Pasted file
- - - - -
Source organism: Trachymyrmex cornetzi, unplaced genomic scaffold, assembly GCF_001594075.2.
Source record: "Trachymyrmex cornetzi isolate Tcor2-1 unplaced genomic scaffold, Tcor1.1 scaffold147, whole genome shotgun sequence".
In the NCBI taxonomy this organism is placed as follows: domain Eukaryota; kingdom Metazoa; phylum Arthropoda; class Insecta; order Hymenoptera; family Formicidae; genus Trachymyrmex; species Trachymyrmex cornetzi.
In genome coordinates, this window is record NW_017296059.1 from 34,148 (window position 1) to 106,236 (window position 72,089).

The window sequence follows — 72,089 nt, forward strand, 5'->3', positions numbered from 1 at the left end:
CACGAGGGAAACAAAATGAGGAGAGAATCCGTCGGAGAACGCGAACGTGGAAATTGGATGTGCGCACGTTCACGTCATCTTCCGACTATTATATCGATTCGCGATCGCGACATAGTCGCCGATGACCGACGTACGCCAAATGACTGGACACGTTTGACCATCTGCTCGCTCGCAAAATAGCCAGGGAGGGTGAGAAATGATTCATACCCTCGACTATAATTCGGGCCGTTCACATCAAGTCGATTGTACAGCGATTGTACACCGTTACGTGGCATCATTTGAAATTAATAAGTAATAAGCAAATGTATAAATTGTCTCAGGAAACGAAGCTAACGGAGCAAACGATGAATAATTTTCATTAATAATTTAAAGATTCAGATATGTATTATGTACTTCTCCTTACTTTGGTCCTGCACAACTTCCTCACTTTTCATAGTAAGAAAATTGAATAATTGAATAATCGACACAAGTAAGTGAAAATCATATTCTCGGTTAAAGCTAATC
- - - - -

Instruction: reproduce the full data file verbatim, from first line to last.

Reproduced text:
Source organism: Trachymyrmex cornetzi, unplaced genomic scaffold, assembly GCF_001594075.2.
Source record: "Trachymyrmex cornetzi isolate Tcor2-1 unplaced genomic scaffold, Tcor1.1 scaffold147, whole genome shotgun sequence".
In the NCBI taxonomy this organism is placed as follows: domain Eukaryota; kingdom Metazoa; phylum Arthropoda; class Insecta; order Hymenoptera; family Formicidae; genus Trachymyrmex; species Trachymyrmex cornetzi.
In genome coordinates, this window is record NW_017296059.1 from 34,148 (window position 1) to 106,236 (window position 72,089).

The window sequence follows — 72,089 nt, forward strand, 5'->3', positions numbered from 1 at the left end:
CACGAGGGAAACAAAATGAGGAGAGAATCCGTCGGAGAACGCGAACGTGGAAATTGGATGTGCGCACGTTCACGTCATCTTCCGACTATTATATCGATTCGCGATCGCGACATAGTCGCCGATGACCGACGTACGCCAAATGACTGGACACGTTTGACCATCTGCTCGCTCGCAAAATAGCCAGGGAGGGTGAGAAATGATTCATACCCTCGACTATAATTCGGGCCGTTCACATCAAGTCGATTGTACAGCGATTGTACACCGTTACGTGGCATCATTTGAAATTAATAAGTAATAAGCAAATGTATAAATTGTCTCAGGAAACGAAGCTAACGGAGCAAACGATGAATAATTTTCATTAATAATTTAAAGATTCAGATATGTATTATGTACTTCTCCTTACTTTGGTCCTGCACAACTTCCTCACTTTTCATAGTAAGAAAATTGAATAATTGAATAATCGACACAAGTAAGTGAAAATCATATTCTCGGTTAAAGCTAATC